Company responsible for toxic West Virginia chemical spill fined $11,000

It has been six months since chemicals spilled into the Elk River contaminating 300,000 people's drinking water

Published July 10, 2014 9:20PM (EDT)

       (Steve Helber)
(Steve Helber)

Wednesday marked the six-month anniversary of the infamous toxic chemical spill in West Virginia. Two days before, on June 7, the U.S. Department of Labor leveled an $11,000 fine (yep, that's it) on the company, Freedom Industries, responsible for spilling 10,000 gallons of crude MCHM (a chemical used in the production of coal) into the Elk River.

The Labor Department's Occupational Safety and Health Administration inspected the storage site in Charleston, West Virginia, and found a few "serious" infractions, Think Progress reports.

At the time of the spill, the wall surrounding the chemical tanks -- full of crude MCMH -- was not liquid tight, earning the company a $7,000 fine, according to Think Progress. OSHA also fined Freedom Industries $4,000 for lacking railings on an elevated platform that was used to load and store chemicals in the tank.

Another "other than serious" infraction was found -- a chemical tank improperly labeled glycerin rather than crude MCHM -- but did not warrant a fine.

Think Progress also reports that the tank, which eventually leaked the licorice odor chemical, had not been inspected in over 20 years -- in 1991, when the plant was owned by an entirely different company. Monday's inspection also marked the first time that OSHA inspected the facility, which is undoubtedly problematic.

“I think that it’s sad that this is the first time that OSHA has been at the facility,” Maya Nye, the president of the West Virginia citizen group People Concerned About Chemical Safety, said to ThinkProgress. “Had they been at the facility previously, maybe the incident could have been prevented, because these issues would have been noted sooner.”

Think Progress also explained another important reason to have inspections:

'Nye said regular inspections of chemical storage sites — especially ones located right next to drinking water supplies — are necessary to prevent spills, because the fines wind up being relatively minuscule compared to the costs of keeping equipment up to snuff, and compared to how much money the company makes.

"'It’s kind of like a slap on the wrist,' Nye said. 'For a lot of industries, it’s easier to pay the fine than fix the problem, which ends up posing dangers to the workers and the community.'"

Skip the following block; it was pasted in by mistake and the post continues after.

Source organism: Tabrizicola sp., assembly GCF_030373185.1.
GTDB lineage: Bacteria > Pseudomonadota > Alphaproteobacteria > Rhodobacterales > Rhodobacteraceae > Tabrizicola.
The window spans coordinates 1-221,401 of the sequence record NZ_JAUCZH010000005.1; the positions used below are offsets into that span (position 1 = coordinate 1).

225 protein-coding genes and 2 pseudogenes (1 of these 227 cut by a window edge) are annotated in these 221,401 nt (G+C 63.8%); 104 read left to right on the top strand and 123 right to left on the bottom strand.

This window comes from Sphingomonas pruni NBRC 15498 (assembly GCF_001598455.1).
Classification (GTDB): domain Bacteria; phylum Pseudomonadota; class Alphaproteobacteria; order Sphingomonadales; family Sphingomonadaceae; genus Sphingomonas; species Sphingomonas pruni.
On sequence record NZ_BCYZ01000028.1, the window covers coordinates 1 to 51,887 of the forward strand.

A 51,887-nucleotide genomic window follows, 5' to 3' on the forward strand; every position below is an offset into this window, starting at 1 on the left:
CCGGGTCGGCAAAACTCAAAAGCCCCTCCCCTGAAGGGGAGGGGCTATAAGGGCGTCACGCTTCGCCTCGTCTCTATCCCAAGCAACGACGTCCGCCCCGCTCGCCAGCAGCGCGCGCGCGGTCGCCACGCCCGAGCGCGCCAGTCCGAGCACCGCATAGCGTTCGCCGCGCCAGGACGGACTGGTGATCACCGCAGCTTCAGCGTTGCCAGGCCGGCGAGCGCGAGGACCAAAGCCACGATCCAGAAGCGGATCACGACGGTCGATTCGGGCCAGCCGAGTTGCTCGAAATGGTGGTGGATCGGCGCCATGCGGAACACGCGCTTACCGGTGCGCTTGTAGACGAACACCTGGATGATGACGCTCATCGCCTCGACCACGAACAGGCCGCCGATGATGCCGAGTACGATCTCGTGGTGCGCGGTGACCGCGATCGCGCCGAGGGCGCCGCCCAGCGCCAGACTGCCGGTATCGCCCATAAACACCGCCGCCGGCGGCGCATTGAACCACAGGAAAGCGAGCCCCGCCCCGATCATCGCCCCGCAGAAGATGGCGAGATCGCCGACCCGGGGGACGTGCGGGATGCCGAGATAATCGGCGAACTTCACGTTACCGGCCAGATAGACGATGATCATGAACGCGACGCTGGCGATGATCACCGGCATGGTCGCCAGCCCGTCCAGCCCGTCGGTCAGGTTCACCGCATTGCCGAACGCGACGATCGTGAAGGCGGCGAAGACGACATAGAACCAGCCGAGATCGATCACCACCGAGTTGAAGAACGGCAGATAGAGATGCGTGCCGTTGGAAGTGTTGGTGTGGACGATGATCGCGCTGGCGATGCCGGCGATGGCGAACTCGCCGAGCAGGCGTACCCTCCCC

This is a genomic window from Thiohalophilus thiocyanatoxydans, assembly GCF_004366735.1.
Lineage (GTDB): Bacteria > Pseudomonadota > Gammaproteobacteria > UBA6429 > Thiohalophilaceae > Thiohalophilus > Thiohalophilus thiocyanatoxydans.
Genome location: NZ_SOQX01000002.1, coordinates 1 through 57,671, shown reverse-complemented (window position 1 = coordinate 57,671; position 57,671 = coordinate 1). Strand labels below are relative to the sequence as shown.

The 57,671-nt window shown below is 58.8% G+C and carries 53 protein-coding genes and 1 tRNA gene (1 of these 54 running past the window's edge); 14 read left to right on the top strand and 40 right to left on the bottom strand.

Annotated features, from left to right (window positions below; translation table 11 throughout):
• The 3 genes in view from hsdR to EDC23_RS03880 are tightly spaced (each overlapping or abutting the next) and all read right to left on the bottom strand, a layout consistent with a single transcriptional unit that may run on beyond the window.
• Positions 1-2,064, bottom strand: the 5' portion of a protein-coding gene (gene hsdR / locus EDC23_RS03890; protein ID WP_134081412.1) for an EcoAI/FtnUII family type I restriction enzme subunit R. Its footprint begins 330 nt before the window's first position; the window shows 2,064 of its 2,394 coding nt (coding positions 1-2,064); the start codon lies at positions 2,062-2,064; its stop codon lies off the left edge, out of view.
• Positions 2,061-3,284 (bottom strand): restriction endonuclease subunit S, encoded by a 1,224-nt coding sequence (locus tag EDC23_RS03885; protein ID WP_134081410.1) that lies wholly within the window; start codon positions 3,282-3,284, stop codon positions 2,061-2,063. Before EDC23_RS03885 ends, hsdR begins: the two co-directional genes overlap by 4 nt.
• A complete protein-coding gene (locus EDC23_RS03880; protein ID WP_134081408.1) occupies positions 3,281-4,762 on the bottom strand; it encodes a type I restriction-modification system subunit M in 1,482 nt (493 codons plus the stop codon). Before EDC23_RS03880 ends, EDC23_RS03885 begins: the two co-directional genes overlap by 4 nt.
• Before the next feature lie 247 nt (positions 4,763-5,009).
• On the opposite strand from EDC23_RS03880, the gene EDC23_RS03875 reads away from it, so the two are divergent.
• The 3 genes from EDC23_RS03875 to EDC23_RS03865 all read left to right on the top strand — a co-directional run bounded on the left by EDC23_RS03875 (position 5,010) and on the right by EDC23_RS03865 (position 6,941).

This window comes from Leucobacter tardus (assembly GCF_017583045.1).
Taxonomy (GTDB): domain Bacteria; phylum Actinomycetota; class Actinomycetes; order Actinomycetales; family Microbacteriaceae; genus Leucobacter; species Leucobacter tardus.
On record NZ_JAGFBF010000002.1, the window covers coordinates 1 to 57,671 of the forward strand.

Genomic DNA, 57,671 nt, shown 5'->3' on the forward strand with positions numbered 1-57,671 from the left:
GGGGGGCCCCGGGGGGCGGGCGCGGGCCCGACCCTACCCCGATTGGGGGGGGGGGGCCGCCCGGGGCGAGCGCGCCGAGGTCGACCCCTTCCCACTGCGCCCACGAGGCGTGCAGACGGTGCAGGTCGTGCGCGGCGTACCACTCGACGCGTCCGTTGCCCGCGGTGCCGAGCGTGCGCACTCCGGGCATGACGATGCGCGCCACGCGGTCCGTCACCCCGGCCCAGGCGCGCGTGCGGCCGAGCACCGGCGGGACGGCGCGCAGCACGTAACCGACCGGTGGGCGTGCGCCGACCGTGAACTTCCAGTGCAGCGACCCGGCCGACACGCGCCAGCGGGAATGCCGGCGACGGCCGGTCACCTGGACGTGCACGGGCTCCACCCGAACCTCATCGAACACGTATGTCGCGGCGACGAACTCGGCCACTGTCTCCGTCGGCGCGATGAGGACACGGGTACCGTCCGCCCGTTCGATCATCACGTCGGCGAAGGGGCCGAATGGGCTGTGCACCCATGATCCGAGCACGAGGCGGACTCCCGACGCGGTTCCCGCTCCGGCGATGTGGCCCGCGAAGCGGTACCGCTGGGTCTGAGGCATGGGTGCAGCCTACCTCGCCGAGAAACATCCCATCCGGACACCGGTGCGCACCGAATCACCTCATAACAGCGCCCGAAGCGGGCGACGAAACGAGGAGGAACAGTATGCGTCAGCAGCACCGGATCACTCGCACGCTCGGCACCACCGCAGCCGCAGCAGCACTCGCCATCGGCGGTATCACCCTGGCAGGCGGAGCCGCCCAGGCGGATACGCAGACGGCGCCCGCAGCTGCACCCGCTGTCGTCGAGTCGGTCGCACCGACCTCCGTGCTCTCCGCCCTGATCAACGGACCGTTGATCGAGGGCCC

Freedom Industries filed for Chapter 11 bankruptcy in January, following the spill and claims that arose from it. According to Think Progress it had $10,000 in assets and $10,000 in debts.

The cost to the community was far worse: The water supply for 300,000 civilians was contaminated, and around 600 people visited the hospital with issues including rash, nausea, stomach pain, vomiting, diarrhea related to the contaminated water.

Also, the toxins may have been much worse than anticipated. According to a federally funded study, which was released earlier on Thursday, the MCHM may have been more environmentally potent than Eastman, the company that produces the chemical, had stated.

The numbers released from Eastman's tests were from 1998. Andrew Whelton, an environmental engineer, replicated the test with "the same water chemistry, temperature, quality, and organisms," according to Think Progress, and his results were dramatically different.

Whelton did acknowledge that there could be reasons for the difference in data -- including that MCHM today may be different than MCHM in 1998. And it is important to note that this test does not relate to people's health; it does present an issue. Whelton explains to Think Progress:

"'What is important is that the findings further demonstrate that additional work is needed to better understand the short- and long-term toxicity implications of this contaminated water,' Whelton said. 'Somebody else needs to replicate Eastman’s work, and if the study that someone else conducts turns out to show that crude MCHM is more toxic, then that calls into question the toxicity data was published that was used as a basis for public health response.'"

h/t Think Progress, Think Progress

By Sarah Gray

Sarah Gray is an assistant editor at Salon, focusing on innovation. Follow @sarahhhgray or email

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Environment Fines Sustainability Water West Virginia West Virginia Chemical Spill